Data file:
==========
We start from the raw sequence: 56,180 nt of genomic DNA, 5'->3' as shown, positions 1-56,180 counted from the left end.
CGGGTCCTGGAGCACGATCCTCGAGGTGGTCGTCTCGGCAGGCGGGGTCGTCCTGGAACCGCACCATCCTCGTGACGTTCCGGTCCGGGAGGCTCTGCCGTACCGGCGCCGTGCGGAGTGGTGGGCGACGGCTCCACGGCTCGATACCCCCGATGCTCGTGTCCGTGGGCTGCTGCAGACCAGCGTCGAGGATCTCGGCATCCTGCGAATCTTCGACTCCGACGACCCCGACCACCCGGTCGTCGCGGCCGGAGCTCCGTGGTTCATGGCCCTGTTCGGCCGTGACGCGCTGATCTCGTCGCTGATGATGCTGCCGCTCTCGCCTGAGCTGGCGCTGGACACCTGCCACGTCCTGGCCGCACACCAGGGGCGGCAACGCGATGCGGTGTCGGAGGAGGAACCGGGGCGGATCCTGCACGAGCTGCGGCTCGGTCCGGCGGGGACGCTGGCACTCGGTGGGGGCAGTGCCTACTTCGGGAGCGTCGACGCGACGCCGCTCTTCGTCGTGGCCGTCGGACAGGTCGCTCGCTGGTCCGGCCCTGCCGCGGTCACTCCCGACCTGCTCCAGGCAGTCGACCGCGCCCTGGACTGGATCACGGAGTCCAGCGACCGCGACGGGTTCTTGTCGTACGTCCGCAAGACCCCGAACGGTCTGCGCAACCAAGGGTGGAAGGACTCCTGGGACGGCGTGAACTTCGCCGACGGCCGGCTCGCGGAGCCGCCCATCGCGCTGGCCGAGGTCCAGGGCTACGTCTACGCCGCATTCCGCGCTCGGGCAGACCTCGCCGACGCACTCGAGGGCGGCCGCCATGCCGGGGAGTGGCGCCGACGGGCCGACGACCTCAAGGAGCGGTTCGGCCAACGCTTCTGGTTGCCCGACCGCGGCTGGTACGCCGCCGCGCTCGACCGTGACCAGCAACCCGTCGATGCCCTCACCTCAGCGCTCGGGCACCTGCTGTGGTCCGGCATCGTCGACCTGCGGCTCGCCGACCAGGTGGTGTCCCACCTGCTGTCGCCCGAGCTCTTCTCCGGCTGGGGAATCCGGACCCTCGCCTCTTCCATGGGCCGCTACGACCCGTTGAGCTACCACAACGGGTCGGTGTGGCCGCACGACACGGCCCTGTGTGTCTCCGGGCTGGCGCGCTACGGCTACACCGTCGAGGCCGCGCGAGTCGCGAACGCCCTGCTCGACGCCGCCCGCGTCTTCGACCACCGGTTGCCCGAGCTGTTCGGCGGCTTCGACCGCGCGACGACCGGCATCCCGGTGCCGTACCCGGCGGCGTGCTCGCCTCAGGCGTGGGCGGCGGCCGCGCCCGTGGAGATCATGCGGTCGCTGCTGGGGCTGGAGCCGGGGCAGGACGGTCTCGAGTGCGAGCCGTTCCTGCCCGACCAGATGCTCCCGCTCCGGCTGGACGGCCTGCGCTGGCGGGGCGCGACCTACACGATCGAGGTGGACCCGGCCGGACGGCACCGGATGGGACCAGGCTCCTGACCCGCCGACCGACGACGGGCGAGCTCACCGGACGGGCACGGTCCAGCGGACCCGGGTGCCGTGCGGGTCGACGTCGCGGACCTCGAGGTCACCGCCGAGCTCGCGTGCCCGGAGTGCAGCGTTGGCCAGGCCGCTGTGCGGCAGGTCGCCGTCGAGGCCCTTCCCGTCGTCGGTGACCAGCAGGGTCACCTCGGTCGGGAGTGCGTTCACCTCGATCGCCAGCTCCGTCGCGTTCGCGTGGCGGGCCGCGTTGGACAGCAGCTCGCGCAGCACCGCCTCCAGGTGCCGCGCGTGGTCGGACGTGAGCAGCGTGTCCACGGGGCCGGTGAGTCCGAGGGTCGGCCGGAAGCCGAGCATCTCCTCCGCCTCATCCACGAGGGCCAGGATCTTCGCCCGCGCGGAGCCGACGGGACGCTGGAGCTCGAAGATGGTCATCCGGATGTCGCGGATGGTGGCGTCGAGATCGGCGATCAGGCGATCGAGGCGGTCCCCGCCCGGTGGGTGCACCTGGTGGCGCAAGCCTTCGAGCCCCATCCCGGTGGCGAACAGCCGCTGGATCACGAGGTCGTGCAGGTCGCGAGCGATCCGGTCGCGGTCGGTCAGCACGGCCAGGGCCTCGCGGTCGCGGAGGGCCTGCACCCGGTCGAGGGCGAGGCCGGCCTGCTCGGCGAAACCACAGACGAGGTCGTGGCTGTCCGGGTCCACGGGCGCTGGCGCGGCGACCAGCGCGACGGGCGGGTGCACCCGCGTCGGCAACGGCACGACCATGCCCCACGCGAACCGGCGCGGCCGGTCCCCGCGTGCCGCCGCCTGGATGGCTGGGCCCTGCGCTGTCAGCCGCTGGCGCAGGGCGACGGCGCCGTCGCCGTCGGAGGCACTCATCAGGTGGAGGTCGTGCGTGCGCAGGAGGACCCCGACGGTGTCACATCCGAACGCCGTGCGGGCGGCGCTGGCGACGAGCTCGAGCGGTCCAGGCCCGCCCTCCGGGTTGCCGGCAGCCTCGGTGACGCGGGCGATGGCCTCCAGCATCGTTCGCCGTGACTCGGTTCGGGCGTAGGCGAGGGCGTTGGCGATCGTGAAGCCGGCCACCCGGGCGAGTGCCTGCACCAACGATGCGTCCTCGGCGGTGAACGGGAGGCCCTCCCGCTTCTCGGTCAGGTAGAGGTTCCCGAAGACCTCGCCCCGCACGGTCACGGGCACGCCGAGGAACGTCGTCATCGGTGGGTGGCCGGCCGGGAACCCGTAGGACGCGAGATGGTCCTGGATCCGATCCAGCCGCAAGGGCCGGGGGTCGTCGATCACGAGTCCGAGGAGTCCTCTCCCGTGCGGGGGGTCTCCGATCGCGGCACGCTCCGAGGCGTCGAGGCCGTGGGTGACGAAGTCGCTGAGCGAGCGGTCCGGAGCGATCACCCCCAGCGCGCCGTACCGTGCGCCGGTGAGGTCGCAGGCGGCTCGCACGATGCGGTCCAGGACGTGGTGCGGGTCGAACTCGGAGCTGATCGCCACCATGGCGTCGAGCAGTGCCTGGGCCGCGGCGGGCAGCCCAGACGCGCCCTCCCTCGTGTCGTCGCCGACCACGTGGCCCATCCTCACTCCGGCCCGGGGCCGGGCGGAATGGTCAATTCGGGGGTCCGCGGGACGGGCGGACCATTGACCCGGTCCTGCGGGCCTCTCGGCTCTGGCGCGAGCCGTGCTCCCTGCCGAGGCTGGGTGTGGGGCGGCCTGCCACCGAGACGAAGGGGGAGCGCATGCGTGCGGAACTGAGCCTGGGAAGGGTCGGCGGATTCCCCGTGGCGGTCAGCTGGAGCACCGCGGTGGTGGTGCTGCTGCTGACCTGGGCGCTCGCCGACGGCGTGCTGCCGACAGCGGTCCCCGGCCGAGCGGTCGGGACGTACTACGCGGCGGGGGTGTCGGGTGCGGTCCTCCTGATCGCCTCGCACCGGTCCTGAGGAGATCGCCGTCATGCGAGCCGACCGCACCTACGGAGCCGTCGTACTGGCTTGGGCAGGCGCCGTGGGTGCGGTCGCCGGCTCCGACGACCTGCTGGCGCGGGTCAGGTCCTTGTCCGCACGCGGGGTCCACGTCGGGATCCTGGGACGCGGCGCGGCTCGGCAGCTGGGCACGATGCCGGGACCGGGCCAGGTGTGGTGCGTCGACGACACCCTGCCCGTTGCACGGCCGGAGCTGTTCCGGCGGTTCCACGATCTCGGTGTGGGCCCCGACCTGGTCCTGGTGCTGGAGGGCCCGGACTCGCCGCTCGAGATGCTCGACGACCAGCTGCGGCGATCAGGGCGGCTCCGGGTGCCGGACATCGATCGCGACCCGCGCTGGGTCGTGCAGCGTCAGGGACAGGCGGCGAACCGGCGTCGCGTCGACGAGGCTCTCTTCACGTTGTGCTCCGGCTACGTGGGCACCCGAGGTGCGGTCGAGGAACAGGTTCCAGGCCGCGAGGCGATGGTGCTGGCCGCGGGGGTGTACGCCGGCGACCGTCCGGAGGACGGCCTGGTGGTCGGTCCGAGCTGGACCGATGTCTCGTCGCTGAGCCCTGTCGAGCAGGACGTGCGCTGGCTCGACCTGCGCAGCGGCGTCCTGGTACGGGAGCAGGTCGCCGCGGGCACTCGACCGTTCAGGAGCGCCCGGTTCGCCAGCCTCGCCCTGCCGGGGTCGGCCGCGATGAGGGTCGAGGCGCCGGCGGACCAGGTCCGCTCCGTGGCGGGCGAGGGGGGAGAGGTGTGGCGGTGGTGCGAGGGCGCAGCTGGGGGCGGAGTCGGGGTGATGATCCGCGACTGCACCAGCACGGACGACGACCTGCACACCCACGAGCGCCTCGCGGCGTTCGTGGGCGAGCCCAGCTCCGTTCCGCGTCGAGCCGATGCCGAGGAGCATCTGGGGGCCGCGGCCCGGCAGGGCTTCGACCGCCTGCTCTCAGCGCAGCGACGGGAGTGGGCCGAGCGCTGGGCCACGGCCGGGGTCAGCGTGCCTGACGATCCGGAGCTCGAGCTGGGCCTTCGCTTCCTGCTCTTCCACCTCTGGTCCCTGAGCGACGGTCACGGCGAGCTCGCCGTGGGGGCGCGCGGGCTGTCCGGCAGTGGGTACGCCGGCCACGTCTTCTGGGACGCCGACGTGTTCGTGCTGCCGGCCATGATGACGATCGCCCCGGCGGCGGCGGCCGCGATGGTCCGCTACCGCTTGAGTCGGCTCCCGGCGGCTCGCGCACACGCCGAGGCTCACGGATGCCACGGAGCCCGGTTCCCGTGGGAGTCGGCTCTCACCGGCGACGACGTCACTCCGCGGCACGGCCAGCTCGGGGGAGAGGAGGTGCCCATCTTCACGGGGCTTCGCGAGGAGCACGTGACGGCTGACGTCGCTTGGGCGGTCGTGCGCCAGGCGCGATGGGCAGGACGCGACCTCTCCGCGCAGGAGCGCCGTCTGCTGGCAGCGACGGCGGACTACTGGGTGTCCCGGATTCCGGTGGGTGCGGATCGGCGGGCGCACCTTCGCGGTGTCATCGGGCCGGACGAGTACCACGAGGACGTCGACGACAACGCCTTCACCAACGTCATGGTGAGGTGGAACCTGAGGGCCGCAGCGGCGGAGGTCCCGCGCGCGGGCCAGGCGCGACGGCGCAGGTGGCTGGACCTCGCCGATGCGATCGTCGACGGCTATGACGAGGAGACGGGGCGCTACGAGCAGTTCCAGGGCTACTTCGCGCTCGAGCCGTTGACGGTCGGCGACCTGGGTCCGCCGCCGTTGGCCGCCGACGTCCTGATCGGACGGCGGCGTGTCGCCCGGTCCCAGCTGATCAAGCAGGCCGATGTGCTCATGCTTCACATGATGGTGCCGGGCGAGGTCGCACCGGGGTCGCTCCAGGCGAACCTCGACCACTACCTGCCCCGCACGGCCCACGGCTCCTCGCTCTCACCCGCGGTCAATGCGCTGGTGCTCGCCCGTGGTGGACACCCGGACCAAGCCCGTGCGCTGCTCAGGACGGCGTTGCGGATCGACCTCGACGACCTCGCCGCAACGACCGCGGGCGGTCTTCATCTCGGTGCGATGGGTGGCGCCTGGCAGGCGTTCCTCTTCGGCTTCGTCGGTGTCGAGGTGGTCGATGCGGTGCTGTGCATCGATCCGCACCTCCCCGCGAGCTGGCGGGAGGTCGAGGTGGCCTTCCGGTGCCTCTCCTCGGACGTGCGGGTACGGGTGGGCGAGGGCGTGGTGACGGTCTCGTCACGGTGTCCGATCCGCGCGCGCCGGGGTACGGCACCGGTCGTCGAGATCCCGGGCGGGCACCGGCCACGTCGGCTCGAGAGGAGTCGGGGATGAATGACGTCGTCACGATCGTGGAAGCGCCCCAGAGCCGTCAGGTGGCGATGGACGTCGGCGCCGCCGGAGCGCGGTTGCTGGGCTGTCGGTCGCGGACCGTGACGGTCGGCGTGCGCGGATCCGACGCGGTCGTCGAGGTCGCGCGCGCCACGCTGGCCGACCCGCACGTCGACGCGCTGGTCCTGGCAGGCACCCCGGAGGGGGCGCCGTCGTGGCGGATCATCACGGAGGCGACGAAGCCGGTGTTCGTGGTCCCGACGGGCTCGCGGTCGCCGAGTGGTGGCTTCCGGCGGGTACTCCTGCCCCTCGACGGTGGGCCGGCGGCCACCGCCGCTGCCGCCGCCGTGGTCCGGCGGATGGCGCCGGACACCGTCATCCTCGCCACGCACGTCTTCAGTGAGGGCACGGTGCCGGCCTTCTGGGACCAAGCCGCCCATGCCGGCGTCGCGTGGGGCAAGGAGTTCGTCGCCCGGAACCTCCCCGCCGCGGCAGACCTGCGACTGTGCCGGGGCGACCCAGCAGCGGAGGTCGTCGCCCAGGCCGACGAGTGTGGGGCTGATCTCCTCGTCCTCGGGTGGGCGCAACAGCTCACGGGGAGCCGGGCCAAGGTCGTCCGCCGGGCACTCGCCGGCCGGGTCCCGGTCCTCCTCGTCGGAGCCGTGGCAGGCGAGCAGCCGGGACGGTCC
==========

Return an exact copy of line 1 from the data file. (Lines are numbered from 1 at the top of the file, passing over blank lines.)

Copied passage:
We start from the raw sequence: 56,180 nt of genomic DNA, 5'->3' as shown, positions 1-56,180 counted from the left end.